OK, I could do the math now. What measurement of Panacur 10% do I need to use to replace 313 mg of Panacur 18.75%?

The answer is 599 mg of Panacur 10%! Woo-hoo!

Now, that’s 599 mg of Panacur 10% per 2.5 kg of rabbit. And I only know what mine weigh in pounds. *Sigh* More math.

And even after I know the dose per rabbit, I need to be able to *measure* that amount. I need a scale that measures milligrams, which I don’t have. Or I need to know how to convert the milligrams into millilitres so I can measure it into a syringe.  That requires knowing more things than I know. And it requires even more math.

At this point I should have just ordered the stuff from England. It would have arrived before I could figure out the math for the dosage of the stuff I bought locally!


The troubles with winter

Brrrr! It’s cold here today! There is a storm warning, and the sheen of white on the ground isn’t frost, it’s ice! Of course, it’s winter and all to be expected.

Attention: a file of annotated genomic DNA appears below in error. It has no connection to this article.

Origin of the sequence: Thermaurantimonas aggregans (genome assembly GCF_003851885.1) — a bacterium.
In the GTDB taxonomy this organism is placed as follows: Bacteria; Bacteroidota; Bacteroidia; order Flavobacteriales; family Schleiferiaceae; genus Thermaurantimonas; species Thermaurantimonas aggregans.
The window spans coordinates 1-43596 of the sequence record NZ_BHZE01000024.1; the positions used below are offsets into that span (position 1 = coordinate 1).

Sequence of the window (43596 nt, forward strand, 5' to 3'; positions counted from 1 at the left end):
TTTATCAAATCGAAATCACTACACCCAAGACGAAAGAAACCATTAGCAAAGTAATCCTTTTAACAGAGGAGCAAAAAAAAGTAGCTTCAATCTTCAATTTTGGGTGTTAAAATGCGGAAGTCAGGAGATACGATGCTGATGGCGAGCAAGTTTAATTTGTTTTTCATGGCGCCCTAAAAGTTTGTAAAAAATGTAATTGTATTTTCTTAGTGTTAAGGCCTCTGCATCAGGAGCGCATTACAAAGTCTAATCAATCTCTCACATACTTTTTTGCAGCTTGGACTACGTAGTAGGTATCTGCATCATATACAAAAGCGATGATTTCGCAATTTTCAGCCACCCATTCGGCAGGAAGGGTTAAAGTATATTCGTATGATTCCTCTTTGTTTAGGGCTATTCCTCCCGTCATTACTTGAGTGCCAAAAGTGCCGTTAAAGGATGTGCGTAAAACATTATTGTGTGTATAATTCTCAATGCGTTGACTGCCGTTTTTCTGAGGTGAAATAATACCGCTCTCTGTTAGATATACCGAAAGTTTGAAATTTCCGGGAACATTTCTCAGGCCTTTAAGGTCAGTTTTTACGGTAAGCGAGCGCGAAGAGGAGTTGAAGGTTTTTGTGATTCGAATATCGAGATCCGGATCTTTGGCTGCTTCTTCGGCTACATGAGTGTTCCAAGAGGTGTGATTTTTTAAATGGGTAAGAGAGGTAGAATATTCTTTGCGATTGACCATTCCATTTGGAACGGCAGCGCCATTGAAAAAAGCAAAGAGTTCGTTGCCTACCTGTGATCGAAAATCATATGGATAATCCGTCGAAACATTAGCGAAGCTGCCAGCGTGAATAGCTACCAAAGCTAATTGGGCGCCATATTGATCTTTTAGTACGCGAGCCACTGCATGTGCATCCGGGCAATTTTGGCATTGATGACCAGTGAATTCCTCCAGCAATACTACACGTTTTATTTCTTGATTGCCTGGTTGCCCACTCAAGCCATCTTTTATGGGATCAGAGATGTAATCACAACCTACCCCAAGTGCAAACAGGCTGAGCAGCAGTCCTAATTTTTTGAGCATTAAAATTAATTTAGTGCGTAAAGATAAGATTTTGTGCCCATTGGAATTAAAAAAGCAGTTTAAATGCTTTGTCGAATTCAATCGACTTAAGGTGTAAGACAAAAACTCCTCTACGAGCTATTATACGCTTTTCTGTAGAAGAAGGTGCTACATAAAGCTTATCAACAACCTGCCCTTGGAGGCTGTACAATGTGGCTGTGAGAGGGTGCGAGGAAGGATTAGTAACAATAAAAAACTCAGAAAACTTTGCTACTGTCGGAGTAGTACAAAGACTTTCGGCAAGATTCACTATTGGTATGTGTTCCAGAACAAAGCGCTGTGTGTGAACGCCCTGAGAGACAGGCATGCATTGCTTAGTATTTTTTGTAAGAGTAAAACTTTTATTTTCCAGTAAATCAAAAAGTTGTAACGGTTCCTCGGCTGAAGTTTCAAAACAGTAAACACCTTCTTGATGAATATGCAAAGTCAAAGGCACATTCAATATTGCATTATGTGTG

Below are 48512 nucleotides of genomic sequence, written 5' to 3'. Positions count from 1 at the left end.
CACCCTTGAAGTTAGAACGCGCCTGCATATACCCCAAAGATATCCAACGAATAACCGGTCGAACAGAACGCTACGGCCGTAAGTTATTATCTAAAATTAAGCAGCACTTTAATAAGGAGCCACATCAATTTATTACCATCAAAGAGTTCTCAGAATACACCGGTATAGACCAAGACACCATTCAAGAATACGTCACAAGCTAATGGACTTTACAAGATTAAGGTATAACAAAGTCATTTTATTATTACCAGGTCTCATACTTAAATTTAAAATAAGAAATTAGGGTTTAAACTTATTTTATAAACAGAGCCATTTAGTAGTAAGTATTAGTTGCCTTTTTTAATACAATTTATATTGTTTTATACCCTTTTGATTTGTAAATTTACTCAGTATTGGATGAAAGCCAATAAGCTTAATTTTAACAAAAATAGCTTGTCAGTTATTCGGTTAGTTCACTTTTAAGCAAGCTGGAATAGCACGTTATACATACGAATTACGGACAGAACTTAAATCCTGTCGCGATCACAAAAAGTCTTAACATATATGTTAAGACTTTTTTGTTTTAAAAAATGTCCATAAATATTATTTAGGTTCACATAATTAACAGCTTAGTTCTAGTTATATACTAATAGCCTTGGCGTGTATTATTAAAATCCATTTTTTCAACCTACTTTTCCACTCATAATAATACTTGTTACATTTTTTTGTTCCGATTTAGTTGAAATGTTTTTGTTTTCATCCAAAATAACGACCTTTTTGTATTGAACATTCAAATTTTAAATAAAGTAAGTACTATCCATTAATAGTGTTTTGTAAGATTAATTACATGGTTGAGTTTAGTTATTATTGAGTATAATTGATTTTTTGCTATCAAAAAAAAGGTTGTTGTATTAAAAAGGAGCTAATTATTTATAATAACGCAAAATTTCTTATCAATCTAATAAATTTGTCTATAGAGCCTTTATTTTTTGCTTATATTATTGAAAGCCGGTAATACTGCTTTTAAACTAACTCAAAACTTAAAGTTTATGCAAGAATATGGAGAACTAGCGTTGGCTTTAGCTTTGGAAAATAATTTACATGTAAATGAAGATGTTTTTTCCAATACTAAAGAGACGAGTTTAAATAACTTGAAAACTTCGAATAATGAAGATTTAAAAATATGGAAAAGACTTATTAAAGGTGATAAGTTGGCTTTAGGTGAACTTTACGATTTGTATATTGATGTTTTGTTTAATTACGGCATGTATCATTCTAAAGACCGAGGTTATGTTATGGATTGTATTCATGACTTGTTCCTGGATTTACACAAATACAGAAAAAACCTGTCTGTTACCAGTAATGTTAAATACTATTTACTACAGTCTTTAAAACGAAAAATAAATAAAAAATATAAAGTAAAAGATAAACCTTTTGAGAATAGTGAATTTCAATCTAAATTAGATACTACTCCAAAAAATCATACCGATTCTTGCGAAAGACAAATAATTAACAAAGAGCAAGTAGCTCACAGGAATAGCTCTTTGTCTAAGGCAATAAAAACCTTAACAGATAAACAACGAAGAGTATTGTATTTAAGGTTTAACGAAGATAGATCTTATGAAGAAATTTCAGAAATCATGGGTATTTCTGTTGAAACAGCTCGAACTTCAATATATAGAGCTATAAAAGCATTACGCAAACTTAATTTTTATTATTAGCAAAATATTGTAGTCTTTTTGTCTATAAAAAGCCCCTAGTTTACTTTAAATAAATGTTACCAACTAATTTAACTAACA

But winter brings more trouble to a farm than just a low thermometer.

Bedding for animals becomes necessary. Rabbits live on wire floors which become ice cold when the temperature drops. So hutches get a layer of straw for bedding to give the animals somewhere to stand that doesn’t suck the heat out of their bodies.   Of course, that adds to the chore list because the rabbits tend to soil it. And wet bedding doesn’t help them stay warm at all. So it must be removed and replaced on a regular basis.